Scotland’s first minister, Alex Salmond, has confirmed he wants a referendum on independence from Britain to take place in the fall of 2014.
According to Salmond’s comments to BBC News on January 10, the proposed date would allow the Scottish people to make a “considered” decision on whether to end the country’s 305-year union with England within what is now the called the United Kingdom, which also includes Wales and Northern Ireland.
“The date for the referendum has to be the autumn of 2014,” Salmond told the BBC. “That’s because this is the biggest decision that Scotland has made for 300 years. If you are going to do things properly and have the debate in the way it must be had then that is the date that we are going to move towards.”
Salmond, who favours independence from the U.K., said the decision must be one led by the will of the Scottish people, with no meddling from Westminster.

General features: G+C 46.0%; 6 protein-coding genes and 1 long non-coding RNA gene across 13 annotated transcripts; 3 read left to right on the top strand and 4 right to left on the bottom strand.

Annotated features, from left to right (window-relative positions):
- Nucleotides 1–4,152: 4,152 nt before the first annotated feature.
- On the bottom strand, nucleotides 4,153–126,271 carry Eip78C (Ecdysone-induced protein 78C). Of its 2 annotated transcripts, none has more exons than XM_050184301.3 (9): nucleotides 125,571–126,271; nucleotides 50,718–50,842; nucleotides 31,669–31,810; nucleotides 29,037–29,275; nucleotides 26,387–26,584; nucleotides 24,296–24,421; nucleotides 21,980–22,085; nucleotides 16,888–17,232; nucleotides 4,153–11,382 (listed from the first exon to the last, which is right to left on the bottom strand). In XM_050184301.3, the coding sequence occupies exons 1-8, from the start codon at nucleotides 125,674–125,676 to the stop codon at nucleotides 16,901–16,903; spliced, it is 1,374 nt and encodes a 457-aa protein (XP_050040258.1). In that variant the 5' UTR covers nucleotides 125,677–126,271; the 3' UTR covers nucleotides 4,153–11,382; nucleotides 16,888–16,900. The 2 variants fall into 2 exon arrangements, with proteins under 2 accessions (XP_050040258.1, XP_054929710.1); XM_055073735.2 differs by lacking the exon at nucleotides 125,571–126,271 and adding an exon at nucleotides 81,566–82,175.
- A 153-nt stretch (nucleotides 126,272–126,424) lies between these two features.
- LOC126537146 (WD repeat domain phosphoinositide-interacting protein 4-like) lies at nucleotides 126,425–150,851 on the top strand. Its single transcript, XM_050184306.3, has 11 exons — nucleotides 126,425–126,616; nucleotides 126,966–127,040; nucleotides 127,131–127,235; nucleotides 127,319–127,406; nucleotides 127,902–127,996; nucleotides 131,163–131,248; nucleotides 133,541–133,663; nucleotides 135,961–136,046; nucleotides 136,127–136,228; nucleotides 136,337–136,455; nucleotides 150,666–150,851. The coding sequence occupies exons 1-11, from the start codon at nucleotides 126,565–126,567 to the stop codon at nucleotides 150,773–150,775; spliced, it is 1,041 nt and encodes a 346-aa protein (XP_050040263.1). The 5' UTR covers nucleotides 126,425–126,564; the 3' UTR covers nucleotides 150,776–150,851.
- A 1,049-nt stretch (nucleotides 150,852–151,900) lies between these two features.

According to the same news report, Michael Moore, U.K. secretary of state for Scotland, said in a statement to parliament that, while the coalition government favours the status quo, there should still be a “legal, fair and decisive referendum”.
He said there were legal hurdles to overcome, as he said in the House of Commons that Scotland is prohibited from seeking an independence vote without the authority of Westminster.
The Scottish parliament currently has devolved powers in the areas of education, health, the environment, and justice, but not in foreign affairs and defence.